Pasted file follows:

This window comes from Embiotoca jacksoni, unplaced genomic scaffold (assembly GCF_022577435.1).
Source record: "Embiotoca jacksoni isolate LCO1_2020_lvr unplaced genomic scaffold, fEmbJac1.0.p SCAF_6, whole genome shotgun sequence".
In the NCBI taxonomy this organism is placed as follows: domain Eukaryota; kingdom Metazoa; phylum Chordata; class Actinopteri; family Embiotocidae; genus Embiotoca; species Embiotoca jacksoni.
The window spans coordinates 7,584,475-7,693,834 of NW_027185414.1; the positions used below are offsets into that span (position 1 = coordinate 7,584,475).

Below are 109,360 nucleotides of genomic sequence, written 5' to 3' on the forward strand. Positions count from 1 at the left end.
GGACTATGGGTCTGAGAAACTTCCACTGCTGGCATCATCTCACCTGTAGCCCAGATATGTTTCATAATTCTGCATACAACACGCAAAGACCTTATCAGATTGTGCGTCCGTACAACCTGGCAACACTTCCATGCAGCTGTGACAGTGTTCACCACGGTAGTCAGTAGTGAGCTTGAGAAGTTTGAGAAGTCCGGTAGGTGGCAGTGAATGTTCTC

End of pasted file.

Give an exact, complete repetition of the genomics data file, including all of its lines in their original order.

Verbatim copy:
This window comes from Embiotoca jacksoni, unplaced genomic scaffold (assembly GCF_022577435.1).
Source record: "Embiotoca jacksoni isolate LCO1_2020_lvr unplaced genomic scaffold, fEmbJac1.0.p SCAF_6, whole genome shotgun sequence".
In the NCBI taxonomy this organism is placed as follows: domain Eukaryota; kingdom Metazoa; phylum Chordata; class Actinopteri; family Embiotocidae; genus Embiotoca; species Embiotoca jacksoni.
The window spans coordinates 7,584,475-7,693,834 of NW_027185414.1; the positions used below are offsets into that span (position 1 = coordinate 7,584,475).

Below are 109,360 nucleotides of genomic sequence, written 5' to 3' on the forward strand. Positions count from 1 at the left end.
GGACTATGGGTCTGAGAAACTTCCACTGCTGGCATCATCTCACCTGTAGCCCAGATATGTTTCATAATTCTGCATACAACACGCAAAGACCTTATCAGATTGTGCGTCCGTACAACCTGGCAACACTTCCATGCAGCTGTGACAGTGTTCACCACGGTAGTCAGTAGTGAGCTTGAGAAGTTTGAGAAGTCCGGTAGGTGGCAGTGAATGTTCTC